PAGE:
This skirt is such a charm! Fantastic job! It looks really darling on you and fits your personality. Thanks for the how to stuff. I would love to put your denim skirt and swim suit as a button on my blog, if you ever make one for them I will snatch them!

  8. It is beautiful Oliva! 🙂
    I'm about to cut out a denum skirt using your pattern!! 🙂 I'm going to try this tailor- style with some heavier drill fabric for a warm winter skirt.I'll tell/show you how they turn out! Thankyou soooo much for sharing with us and for making the beautiful ebook for the skirt! 🙂
    God Bless you!
    <3 Emily xo

  9. I'm scared of wearing home made skirts because my friend made one and I wore it and then I was riding my bike and it split in the back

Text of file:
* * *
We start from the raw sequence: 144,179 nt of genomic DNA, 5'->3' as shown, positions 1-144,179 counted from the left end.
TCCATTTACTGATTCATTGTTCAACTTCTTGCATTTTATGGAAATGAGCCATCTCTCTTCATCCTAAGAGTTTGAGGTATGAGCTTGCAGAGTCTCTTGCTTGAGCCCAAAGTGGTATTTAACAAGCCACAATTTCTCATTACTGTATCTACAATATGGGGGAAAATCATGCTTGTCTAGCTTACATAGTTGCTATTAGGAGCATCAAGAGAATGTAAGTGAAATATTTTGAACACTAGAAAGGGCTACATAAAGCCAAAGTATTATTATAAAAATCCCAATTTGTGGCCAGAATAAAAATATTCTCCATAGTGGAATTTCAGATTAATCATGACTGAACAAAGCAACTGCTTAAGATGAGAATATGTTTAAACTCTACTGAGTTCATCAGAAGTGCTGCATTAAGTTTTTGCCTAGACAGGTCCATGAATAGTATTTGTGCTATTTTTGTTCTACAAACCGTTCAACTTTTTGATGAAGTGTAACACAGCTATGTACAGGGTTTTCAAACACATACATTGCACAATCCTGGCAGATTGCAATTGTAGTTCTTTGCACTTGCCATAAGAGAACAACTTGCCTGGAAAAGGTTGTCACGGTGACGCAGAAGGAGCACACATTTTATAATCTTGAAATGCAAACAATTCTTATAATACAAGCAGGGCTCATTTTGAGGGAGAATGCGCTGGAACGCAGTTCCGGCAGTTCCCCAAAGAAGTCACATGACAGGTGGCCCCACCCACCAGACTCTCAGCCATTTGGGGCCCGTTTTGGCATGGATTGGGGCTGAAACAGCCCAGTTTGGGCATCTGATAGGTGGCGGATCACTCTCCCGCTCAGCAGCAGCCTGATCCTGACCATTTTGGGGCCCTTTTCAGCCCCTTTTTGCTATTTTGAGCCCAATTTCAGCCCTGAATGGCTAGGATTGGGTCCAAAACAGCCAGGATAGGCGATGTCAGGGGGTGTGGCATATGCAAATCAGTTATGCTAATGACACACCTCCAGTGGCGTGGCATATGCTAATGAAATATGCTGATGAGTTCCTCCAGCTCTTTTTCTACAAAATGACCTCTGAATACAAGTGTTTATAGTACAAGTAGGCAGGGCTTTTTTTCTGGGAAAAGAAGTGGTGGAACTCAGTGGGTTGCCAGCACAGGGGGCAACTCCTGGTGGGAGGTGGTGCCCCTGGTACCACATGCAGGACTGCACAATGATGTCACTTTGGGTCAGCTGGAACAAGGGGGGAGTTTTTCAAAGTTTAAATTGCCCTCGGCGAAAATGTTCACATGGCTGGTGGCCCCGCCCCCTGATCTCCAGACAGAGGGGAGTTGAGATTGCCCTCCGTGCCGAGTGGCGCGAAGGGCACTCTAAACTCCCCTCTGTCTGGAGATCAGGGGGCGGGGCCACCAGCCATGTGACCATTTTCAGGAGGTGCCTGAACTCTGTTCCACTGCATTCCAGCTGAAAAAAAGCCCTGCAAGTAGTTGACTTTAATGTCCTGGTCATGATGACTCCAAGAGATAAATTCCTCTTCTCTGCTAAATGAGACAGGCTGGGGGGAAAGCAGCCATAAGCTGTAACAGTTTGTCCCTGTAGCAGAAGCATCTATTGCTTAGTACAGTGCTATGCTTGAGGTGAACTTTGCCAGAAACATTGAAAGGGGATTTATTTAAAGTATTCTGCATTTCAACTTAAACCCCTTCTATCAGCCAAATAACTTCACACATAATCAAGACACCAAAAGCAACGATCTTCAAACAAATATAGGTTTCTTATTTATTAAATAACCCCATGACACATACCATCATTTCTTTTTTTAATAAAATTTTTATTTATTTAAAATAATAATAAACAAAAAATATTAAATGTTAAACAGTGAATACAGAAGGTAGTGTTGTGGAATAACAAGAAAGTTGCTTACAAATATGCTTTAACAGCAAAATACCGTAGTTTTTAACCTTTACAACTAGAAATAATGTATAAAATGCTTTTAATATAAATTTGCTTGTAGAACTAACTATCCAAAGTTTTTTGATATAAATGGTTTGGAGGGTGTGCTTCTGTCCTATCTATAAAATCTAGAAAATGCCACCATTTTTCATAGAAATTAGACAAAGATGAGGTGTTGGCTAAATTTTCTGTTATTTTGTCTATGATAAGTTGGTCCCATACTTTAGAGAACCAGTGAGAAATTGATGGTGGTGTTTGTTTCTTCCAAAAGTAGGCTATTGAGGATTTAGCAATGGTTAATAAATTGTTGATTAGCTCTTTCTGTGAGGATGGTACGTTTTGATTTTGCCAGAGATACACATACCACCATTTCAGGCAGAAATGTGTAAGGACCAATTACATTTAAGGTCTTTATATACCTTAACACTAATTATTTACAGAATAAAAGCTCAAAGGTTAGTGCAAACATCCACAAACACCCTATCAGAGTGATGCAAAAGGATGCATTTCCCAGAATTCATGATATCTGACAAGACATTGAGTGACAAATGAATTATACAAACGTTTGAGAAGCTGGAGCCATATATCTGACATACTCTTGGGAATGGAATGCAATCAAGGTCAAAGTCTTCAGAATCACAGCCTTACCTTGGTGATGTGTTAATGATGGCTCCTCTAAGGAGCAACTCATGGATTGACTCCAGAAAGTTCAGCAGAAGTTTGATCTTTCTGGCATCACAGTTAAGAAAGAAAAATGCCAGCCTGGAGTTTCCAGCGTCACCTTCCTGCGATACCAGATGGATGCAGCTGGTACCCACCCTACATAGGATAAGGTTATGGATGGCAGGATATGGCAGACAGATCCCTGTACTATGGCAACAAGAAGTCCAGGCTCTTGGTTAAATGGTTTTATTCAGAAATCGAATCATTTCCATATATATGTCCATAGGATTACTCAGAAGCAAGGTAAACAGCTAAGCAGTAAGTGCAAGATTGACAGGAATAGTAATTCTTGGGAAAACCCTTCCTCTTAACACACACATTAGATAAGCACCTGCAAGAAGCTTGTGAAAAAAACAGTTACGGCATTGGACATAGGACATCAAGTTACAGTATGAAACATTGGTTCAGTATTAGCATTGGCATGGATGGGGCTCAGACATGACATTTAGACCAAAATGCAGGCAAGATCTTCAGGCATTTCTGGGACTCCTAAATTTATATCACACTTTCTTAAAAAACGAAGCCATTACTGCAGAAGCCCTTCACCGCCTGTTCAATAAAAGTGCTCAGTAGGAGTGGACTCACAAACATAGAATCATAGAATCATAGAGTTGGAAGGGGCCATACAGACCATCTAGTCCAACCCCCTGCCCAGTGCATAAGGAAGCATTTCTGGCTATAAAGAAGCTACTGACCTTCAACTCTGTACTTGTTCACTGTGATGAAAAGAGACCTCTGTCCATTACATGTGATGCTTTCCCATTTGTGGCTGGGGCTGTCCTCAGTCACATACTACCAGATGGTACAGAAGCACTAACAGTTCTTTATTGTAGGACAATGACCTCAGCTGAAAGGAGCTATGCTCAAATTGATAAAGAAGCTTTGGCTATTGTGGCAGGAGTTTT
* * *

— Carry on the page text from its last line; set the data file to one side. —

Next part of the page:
10. Hi Olivia,
    I just wanted to let you know that I used your tutorial to make my own sailor skirt. I found your blogs last February and came across this post. Shortly after I was given some denim fabric and made my skirt.
    I love your posts and tutorials. You have helped me think outside of the box when it comes to clothing.

  11. Hello! I’m french and an old lady (68). I like the style very much but what I liked best is the adress of your material fabric. Thanks a lot, as here, I could not find any of large width denim material. It’ll be very usefull. ‘m a singer and this year I must sing Brahms lieder, and I thought of a long, pleated (large pleats) skirt, and a flowery romantic blouse. The skirt can also be used with a nice belted pulover, or a shirt, and even with a sleevless top!! I’ll try to send you a photo of the result! Bless you dear and see you soon.